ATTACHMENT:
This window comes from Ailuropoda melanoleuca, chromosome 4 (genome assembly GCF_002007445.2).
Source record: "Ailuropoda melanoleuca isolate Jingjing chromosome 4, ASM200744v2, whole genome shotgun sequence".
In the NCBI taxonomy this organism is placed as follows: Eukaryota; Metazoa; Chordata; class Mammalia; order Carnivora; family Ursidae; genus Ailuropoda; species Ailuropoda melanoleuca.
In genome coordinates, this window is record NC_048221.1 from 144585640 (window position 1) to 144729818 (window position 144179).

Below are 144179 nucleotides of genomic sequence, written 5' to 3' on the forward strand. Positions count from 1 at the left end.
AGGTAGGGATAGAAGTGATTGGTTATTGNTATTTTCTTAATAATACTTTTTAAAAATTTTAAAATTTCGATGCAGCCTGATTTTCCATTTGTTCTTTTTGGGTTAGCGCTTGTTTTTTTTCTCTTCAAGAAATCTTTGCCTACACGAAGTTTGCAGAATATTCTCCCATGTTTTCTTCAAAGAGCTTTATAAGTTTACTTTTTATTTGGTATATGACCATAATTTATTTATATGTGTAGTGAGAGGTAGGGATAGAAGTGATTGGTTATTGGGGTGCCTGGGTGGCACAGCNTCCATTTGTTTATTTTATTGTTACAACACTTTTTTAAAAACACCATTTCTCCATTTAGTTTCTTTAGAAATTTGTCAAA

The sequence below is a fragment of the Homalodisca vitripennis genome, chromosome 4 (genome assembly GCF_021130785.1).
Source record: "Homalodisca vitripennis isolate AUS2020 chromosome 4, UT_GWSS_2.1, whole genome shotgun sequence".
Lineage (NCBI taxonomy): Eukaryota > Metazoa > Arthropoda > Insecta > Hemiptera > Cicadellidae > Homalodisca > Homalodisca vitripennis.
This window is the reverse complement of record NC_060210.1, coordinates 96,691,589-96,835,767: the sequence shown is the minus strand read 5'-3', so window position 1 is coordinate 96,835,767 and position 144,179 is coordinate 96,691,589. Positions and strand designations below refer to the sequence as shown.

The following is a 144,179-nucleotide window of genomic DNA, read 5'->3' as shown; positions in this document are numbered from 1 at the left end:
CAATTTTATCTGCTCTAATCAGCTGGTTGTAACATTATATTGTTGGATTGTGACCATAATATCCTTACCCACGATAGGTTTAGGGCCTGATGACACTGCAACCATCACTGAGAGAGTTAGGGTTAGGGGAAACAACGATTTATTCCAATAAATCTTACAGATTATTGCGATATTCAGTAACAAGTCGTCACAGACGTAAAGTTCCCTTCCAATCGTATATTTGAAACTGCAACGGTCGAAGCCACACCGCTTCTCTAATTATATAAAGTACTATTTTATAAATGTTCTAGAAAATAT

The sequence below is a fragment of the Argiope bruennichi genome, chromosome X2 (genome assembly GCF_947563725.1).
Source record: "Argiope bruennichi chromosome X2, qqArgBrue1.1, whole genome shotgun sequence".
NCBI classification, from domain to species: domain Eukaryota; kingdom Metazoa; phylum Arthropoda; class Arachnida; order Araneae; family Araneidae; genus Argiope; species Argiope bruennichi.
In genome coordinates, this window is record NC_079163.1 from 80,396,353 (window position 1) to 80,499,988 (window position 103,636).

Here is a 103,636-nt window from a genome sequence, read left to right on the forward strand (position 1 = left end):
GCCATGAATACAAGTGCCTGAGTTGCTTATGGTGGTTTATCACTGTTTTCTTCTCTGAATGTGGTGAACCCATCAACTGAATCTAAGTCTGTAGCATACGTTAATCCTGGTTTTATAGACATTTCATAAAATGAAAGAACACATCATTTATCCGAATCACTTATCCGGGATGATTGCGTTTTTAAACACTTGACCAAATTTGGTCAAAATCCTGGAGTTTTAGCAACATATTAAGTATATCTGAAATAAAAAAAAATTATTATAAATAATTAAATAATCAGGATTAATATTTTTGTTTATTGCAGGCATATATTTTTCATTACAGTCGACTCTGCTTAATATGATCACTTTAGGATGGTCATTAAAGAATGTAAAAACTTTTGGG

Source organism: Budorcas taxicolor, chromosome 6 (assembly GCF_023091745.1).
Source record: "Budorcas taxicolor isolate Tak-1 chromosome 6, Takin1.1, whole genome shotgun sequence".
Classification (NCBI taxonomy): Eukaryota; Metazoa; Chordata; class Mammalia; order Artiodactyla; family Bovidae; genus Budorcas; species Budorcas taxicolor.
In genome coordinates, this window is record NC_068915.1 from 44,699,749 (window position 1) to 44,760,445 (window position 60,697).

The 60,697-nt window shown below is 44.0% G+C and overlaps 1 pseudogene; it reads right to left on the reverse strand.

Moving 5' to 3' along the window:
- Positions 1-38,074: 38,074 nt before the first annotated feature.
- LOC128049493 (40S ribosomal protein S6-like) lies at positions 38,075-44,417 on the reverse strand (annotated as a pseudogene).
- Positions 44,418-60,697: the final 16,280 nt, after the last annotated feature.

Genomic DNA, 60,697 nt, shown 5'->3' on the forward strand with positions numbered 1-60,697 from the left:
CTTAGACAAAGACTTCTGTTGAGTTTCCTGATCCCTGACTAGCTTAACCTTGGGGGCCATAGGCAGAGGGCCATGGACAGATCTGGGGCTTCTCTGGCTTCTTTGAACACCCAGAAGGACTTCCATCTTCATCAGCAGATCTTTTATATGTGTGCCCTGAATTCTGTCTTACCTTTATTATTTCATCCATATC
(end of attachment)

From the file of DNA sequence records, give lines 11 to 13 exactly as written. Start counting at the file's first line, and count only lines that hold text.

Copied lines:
The following is a 144,179-nucleotide window of genomic DNA, read 5'->3' as shown; positions in this document are numbered from 1 at the left end:
CAATTTTATCTGCTCTAATCAGCTGGTTGTAACATTATATTGTTGGATTGTGACCATAATATCCTTACCCACGATAGGTTTAGGGCCTGATGACACTGCAACCATCACTGAGAGAGTTAGGGTTAGGGGAAACAACGATTTATTCCAATAAATCTTACAGATTATTGCGATATTCAGTAACAAGTCGTCACAGACGTAAAGTTCCCTTCCAATCGTATATTTGAAACTGCAACGGTCGAAGCCACACCGCTTCTCTAATTATATAAAGTACTATTTTATAAATGTTCTAGAAAATAT

The sequence below is a fragment of the Argiope bruennichi genome, chromosome X2 (genome assembly GCF_947563725.1).